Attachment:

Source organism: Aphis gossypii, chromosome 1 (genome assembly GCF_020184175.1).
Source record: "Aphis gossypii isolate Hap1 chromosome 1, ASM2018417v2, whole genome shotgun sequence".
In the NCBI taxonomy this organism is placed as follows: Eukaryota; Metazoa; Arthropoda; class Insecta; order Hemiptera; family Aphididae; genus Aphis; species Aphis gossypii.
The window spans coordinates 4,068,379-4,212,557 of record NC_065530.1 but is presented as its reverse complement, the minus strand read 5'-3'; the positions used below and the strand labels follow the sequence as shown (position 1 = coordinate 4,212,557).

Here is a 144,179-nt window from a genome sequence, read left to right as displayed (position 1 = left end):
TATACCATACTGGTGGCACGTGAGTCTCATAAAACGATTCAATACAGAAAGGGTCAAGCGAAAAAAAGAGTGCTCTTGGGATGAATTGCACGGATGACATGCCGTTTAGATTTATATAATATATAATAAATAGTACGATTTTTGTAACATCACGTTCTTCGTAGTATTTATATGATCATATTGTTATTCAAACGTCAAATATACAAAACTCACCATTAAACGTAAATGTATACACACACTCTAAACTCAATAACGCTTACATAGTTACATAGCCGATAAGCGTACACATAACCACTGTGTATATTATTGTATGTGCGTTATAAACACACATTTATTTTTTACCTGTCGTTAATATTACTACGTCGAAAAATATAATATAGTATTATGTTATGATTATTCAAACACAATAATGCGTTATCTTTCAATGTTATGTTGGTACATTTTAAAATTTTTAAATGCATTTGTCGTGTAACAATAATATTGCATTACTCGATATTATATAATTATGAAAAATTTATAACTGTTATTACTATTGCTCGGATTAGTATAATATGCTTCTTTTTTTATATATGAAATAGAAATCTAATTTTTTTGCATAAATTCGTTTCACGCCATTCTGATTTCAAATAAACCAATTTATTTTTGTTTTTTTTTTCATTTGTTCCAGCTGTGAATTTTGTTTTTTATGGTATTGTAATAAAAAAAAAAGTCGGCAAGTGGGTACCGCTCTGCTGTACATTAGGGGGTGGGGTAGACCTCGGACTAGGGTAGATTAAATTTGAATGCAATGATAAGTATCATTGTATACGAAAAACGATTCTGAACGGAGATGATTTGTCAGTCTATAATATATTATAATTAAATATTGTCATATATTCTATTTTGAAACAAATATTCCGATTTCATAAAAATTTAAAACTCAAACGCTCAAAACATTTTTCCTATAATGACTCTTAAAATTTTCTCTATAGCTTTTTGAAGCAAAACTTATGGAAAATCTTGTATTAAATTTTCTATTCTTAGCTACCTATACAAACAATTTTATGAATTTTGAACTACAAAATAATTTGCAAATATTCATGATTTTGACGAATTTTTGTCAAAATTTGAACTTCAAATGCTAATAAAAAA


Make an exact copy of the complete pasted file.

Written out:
Source organism: Aphis gossypii, chromosome 1 (genome assembly GCF_020184175.1).
Source record: "Aphis gossypii isolate Hap1 chromosome 1, ASM2018417v2, whole genome shotgun sequence".
In the NCBI taxonomy this organism is placed as follows: Eukaryota; Metazoa; Arthropoda; class Insecta; order Hemiptera; family Aphididae; genus Aphis; species Aphis gossypii.
The window spans coordinates 4,068,379-4,212,557 of record NC_065530.1 but is presented as its reverse complement, the minus strand read 5'-3'; the positions used below and the strand labels follow the sequence as shown (position 1 = coordinate 4,212,557).

Here is a 144,179-nt window from a genome sequence, read left to right as displayed (position 1 = left end):
TATACCATACTGGTGGCACGTGAGTCTCATAAAACGATTCAATACAGAAAGGGTCAAGCGAAAAAAAGAGTGCTCTTGGGATGAATTGCACGGATGACATGCCGTTTAGATTTATATAATATATAATAAATAGTACGATTTTTGTAACATCACGTTCTTCGTAGTATTTATATGATCATATTGTTATTCAAACGTCAAATATACAAAACTCACCATTAAACGTAAATGTATACACACACTCTAAACTCAATAACGCTTACATAGTTACATAGCCGATAAGCGTACACATAACCACTGTGTATATTATTGTATGTGCGTTATAAACACACATTTATTTTTTACCTGTCGTTAATATTACTACGTCGAAAAATATAATATAGTATTATGTTATGATTATTCAAACACAATAATGCGTTATCTTTCAATGTTATGTTGGTACATTTTAAAATTTTTAAATGCATTTGTCGTGTAACAATAATATTGCATTACTCGATATTATATAATTATGAAAAATTTATAACTGTTATTACTATTGCTCGGATTAGTATAATATGCTTCTTTTTTTATATATGAAATAGAAATCTAATTTTTTTGCATAAATTCGTTTCACGCCATTCTGATTTCAAATAAACCAATTTATTTTTGTTTTTTTTTTCATTTGTTCCAGCTGTGAATTTTGTTTTTTATGGTATTGTAATAAAAAAAAAAGTCGGCAAGTGGGTACCGCTCTGCTGTACATTAGGGGGTGGGGTAGACCTCGGACTAGGGTAGATTAAATTTGAATGCAATGATAAGTATCATTGTATACGAAAAACGATTCTGAACGGAGATGATTTGTCAGTCTATAATATATTATAATTAAATATTGTCATATATTCTATTTTGAAACAAATATTCCGATTTCATAAAAATTTAAAACTCAAACGCTCAAAACATTTTTCCTATAATGACTCTTAAAATTTTCTCTATAGCTTTTTGAAGCAAAACTTATGGAAAATCTTGTATTAAATTTTCTATTCTTAGCTACCTATACAAACAATTTTATGAATTTTGAACTACAAAATAATTTGCAAATATTCATGATTTTGACGAATTTTTGTCAAAATTTGAACTTCAAATGCTAATAAAAAA